This is the former Roman limit of the city. There used to be a drawbridge and water, but those two features are long gone. You can still see one of the Roman arches on the left of the photo.
During the Age of Exploration, Spain commissioned a courageous young explorer to find a faster route to the Orient. This statue is in honor of that man and he points toward the Americas (not India), the land he actually discovered.
Upon Columbus’ return, be brought with him all the riches of the New World including foods, animals, and people. It was in the Placa del Rei where he was received. Here is where the Old World met the New.
In addition to their rich history, Barcelona is also known for its art. The two pictures below have a bit of a funny story attached. First of all, that building is the city’s school of architecture. That probably wasn’t your first guess; moi non plus. A couple of decades ago, they decided they wanted their building to be less of an eyesore so they created a new facade. According to the story, Picasso and Miro were rivals. One night after a Miro exhibition, Picasso was sitting in his favorite pub, Els Quatre Gats, probably getting a little bit drunk/trippy/stoned off absinthe. Everyone in the bar was going on about how great Miro is. Finally, Picasso had enough and says “Miro’s work looks like child’s work, anyone can do a Miro.” He then proceeds to get out a marker draws the first sketch on the bar’s tablecloth to prove it. The people in the bar have to admit, his sketch could be a Miro. Someone at the bar that night was smart enough to save the tablecloth
Some days later, Miro hears about Picasso’s slight against him and retaliated with his rendition of a Picasso. Today, the products of this artist’s quarrel serve to mask possibly the ugliest building in Barcelona.
As you may have guessed, Picasso studied and worked in Barcelona. At the age of 14, the Picasso family moved to Barcelona where little Pablo was enrolled in La Llotja, the local art school (pictured below). Unbeknown to his father, La Llotja is in the middle of what was then, Barcelona’s red light district. There are those who say that it is from this early exposure to sexuality that Picasso became quite the ladies’ man. Being a world renown artist probably didn’t hurt either. This street, the Carrer d’Avinyo, is where Picasso drew his inspiration for Les Demoiselles d’Avignon.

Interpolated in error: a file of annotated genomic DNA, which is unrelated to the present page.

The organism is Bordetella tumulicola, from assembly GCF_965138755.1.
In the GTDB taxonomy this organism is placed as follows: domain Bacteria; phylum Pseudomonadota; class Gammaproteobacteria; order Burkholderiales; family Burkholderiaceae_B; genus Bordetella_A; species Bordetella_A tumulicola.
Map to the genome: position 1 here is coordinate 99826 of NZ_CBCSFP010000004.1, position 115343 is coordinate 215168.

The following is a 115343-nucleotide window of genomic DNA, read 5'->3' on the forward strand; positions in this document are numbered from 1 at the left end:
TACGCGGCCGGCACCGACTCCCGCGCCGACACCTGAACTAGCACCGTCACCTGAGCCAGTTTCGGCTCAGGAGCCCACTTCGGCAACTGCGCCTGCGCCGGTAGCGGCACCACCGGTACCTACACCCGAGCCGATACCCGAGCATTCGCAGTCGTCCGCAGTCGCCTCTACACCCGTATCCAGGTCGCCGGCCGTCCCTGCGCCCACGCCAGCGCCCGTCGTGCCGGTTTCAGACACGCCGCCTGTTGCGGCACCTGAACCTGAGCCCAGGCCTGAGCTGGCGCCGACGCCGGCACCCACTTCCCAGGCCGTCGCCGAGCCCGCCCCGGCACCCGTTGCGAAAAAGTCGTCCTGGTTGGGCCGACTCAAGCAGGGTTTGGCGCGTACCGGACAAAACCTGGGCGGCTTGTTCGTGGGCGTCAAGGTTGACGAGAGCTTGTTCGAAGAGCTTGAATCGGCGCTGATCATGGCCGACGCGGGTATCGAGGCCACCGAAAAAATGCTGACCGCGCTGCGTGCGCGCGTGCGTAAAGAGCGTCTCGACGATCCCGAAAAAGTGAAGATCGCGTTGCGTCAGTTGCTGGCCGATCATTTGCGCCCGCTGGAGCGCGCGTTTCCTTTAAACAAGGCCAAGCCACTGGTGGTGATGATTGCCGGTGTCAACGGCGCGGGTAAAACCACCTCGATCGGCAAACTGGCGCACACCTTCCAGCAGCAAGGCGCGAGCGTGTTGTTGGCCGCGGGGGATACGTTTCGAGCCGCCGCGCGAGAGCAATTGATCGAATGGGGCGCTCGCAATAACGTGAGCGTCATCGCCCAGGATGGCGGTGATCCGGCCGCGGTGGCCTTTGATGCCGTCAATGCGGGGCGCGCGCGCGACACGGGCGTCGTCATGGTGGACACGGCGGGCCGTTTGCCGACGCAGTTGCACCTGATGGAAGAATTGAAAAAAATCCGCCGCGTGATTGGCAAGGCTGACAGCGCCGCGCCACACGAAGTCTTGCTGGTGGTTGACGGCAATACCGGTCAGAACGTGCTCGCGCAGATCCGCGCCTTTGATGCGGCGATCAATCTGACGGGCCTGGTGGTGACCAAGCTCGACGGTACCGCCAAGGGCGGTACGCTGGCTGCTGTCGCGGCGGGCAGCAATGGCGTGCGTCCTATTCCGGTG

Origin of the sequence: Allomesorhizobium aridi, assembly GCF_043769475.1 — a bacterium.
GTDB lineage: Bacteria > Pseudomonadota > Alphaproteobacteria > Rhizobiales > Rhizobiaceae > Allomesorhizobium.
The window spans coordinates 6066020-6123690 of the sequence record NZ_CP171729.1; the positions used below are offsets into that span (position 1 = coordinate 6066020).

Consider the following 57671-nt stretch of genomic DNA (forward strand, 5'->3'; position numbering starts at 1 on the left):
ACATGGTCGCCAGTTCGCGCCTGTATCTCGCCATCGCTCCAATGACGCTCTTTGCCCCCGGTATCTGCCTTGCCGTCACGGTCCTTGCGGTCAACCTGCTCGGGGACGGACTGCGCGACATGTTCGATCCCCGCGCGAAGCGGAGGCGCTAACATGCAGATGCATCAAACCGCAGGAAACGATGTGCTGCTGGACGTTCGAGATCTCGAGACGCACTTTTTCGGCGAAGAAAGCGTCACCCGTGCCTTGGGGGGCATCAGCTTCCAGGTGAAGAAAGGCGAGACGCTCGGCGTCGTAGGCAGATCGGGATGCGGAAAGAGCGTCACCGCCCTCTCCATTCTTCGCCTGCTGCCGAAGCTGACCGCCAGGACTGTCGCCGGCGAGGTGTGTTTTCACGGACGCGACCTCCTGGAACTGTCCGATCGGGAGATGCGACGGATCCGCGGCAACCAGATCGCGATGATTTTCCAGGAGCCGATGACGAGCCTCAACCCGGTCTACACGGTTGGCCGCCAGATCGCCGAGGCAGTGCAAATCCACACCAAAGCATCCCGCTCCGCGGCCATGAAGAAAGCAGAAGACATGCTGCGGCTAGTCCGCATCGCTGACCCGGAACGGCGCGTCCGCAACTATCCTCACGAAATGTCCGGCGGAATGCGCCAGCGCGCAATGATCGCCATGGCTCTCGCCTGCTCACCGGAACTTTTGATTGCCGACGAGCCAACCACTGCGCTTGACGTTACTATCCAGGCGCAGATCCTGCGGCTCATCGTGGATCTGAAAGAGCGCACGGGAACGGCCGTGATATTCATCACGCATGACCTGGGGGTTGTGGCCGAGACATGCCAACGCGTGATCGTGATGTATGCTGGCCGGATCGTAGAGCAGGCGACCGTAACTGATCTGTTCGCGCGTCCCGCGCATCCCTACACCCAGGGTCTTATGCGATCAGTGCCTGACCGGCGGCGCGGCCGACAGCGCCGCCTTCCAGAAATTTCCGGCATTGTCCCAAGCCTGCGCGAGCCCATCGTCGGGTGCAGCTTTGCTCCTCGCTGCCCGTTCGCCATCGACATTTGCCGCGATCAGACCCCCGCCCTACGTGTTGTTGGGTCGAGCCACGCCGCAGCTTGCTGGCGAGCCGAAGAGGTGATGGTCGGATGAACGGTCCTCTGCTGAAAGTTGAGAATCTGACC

Next to the La Llotja is the Placa George Orwell. Somewhat poetically, this was the first square in Barcelona to be put under 24 hour video surveillance.
Along with Picasso, one of Barcelona’s most famous artists is without a doubt Antoni Gaudi. Like Picasso, Gaudi enjoyed the company of the Green Fairy. This is reflected in many of his works through their curves and details of his pieces. He is widely considered one of the pioneers of the modernist movement. Below, is one of Gaudi’s first works for the city in the Placa Real. On a side note, those palm trees were imported from Hawai’i when Barcelona hosted the Olympics in 1992.
One of Gaudi’s most extensive works is the Park Guell. On the top of a hill overlooking the city, it is a bit like a piece from Hansel and Gretel’s candy house. With all the colors, textures, and irregular shapes, it feels like the park was designed while Gaudi was tripping on something.
This section is called the room of 100 columns. In reality there are only 86 columns.
The mosaics on the ceiling here are made out of recycled porcelain or ceramic products. Gaudi collected dishes, dolls, and whatever else he could, broke them up, and made these works of art.
Barcelona is breathtaking from this park.
The Casa Batllo is another of Gaudi’s works. It pops out of the city’s walls set against the more traditional architecture of the period.
Perhaps though, Gaudi’s most famous work is the Sagrada Familia. We actually didn’t have enough time to go inside, but it’s nice to admire it from afar.
Although work started in 1882, it is not expected to be finished until 2026 making this possibly one of the longest construction project in modern times.